The first tune worked on was "Taxman". This included erasing a couple of stray upwards bends on the guitar for the second verse (you can hear it on the previous "Taxman" post via the link I put up). Also, the "Anybody Got a Bit Of Money" vocal from John and Paul was taken out and replaced with the now famous "Mr. Wilson/ Mr. Heath" backing vocal in it's place. Cowbell was added to the song (more cowbell !!) and it's interesting to know that the mono mix of the song has the cowbell coming in about ten seconds earlier than on the stereo mix.
Lastly, the ending of the song was extended by taking the guitar solo from Paul and adding the entire sequence to the ending of the song in order for the tune to eventually fade out at the solo. The last syllable of the George lead vocal was brought in from a previous verse as well.
In addition, there was also work to be done on "Tomorrow Never Knows": the addition of an organ fading in and out and tambourine as well. The backwards guitar solo was added - again played by Paul - and John's lead vocal double tracked. The tack piano was also added at this session. You can hear this as the song fades out.
There are two mono mixes available commercially on the "Revolver" LP in the UK - the original mix was RM 11 which included artificial double tracking on the guitar solo and actually made it onto various early copies of the LP when it was released. George Martin decided to change the mono mix and RM 8 was used instead with no artificial double tracking on the solo. It has never been explained as to why the different mix was conducted and finalized when some of the LP vinyl was already pressed and ready for release. You can tell which copy of the LP you have by the run out groove number: the original mono mix has the code 606-1 on side 2 meaning it's remix 8, 606-2 means that you have the more common remix 11. Also interesting to note is that there is feedback heard right after the guitar solo on the stereo mixes, but eliminated during the mono mixes.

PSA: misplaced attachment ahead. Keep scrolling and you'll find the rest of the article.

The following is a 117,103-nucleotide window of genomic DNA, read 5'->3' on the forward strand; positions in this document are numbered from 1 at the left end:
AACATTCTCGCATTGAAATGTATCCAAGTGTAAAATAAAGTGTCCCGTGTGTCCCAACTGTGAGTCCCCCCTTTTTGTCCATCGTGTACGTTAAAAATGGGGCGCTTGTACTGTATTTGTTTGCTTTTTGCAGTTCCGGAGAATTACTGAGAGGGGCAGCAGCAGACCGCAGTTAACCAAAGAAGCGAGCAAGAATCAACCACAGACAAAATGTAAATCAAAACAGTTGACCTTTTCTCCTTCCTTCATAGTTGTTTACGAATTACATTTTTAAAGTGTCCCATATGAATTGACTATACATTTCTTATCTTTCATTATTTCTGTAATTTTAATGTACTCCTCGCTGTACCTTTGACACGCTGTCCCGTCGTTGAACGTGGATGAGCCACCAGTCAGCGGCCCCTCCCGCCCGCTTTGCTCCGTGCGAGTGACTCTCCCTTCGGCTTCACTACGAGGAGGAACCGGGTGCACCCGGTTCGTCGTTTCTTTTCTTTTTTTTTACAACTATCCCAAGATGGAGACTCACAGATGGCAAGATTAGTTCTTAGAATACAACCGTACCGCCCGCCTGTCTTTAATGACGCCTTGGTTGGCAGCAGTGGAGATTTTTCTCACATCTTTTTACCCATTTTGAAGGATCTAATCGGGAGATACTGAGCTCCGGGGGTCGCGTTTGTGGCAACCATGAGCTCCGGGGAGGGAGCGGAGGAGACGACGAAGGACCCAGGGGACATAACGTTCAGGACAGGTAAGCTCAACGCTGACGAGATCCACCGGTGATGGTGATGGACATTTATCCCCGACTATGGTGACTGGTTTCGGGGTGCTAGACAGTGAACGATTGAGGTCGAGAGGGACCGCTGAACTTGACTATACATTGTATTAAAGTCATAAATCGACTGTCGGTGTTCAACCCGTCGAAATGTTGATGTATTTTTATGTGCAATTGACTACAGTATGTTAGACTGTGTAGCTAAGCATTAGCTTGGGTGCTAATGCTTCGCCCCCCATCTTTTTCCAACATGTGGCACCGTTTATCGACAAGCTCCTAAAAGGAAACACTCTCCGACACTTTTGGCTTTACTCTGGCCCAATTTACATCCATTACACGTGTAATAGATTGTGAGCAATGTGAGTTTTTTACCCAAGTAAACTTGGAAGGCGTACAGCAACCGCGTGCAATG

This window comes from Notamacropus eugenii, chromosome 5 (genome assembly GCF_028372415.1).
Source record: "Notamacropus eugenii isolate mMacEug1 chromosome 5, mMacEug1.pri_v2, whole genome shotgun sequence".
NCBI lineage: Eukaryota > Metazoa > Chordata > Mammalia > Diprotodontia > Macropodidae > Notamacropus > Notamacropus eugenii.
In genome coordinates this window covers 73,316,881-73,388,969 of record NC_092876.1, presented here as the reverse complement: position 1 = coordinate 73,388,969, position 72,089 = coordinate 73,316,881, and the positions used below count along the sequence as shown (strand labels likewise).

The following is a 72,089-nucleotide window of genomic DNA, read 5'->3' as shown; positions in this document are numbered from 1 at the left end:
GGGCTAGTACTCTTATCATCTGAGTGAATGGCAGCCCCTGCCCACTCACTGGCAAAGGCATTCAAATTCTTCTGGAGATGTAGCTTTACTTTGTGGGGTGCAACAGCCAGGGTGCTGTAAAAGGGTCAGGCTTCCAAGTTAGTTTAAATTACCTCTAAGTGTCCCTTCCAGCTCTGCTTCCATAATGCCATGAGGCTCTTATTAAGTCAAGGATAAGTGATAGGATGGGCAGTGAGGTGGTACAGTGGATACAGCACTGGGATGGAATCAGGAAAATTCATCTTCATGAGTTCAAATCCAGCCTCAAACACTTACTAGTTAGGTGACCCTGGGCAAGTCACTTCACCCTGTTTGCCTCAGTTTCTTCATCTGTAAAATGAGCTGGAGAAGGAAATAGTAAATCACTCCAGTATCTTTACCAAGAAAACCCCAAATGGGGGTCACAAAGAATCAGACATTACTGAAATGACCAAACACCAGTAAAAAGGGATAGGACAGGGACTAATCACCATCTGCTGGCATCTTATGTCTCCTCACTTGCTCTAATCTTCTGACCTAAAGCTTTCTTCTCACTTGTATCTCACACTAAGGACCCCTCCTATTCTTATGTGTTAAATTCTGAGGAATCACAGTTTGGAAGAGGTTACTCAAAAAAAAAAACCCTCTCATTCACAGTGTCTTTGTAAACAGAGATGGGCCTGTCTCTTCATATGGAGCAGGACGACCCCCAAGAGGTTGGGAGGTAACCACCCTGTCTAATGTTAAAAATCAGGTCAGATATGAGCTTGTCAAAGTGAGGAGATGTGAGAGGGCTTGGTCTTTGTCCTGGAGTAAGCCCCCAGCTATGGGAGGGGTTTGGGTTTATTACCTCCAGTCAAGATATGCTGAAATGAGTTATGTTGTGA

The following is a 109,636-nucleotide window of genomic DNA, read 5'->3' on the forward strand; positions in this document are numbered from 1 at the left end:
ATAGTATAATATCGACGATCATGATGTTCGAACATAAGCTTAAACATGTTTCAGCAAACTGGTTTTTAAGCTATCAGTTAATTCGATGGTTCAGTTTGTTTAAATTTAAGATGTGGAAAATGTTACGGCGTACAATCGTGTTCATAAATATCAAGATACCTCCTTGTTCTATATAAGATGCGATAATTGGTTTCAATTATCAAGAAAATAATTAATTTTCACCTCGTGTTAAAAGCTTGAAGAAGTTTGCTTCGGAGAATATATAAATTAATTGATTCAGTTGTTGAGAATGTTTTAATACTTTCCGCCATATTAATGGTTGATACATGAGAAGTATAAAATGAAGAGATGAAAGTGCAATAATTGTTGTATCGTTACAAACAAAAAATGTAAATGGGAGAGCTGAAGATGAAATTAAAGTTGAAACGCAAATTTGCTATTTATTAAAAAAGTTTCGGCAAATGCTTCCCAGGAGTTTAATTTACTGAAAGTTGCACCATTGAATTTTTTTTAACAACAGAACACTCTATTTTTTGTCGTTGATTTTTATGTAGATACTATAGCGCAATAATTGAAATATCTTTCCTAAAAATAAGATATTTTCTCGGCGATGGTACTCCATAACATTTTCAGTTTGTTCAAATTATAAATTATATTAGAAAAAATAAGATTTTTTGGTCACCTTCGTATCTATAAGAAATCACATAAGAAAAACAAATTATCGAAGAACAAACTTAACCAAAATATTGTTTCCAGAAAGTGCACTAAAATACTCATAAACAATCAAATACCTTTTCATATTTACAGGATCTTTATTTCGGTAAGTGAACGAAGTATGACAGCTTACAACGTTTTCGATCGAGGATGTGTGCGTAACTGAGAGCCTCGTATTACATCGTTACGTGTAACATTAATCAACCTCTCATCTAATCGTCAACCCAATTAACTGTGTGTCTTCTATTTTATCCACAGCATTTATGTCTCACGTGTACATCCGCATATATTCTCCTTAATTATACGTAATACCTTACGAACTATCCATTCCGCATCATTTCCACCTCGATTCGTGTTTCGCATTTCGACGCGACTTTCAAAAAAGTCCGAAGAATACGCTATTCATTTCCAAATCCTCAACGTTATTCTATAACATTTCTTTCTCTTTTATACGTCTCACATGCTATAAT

Saturday, April 4, 2015

"Taxman" - Alternate Edit

The Beatles entered EMI Studio 2 on April 21 1966 in order to record a George Harrision composition entitled "Taxman" which would eventually open their newest LP released four months later. This song had the composer complain about the British tax system - a bit of a political comment which at the time was rare for the Beatles in song form.
There is an alternate edit released on the Apple 3-LP/2 CD "Anthology 2" title which is interesting. It contains an early edit of the song but uses the same take as the released, commercial version on "Revolver". This would be take 11.
The difference between the two has John and Paul singing backing vocals in a high pitched falsetto during one of the later verses with the words "Anybody got a bit of money" rather then mentioning the political British names "Wilson...Heath" on the commercial version. Another difference is the ending of the song whereby it fades out with the guitar solo repeated - actually edited so that the first and second solo are the same - played by Paul. The alternate edit on "Anthology" lets us hear the original thought of having the song end "cold"...i.e. no fade out. There also seems stray guitar notes during the second verse that was not used on the commercial version.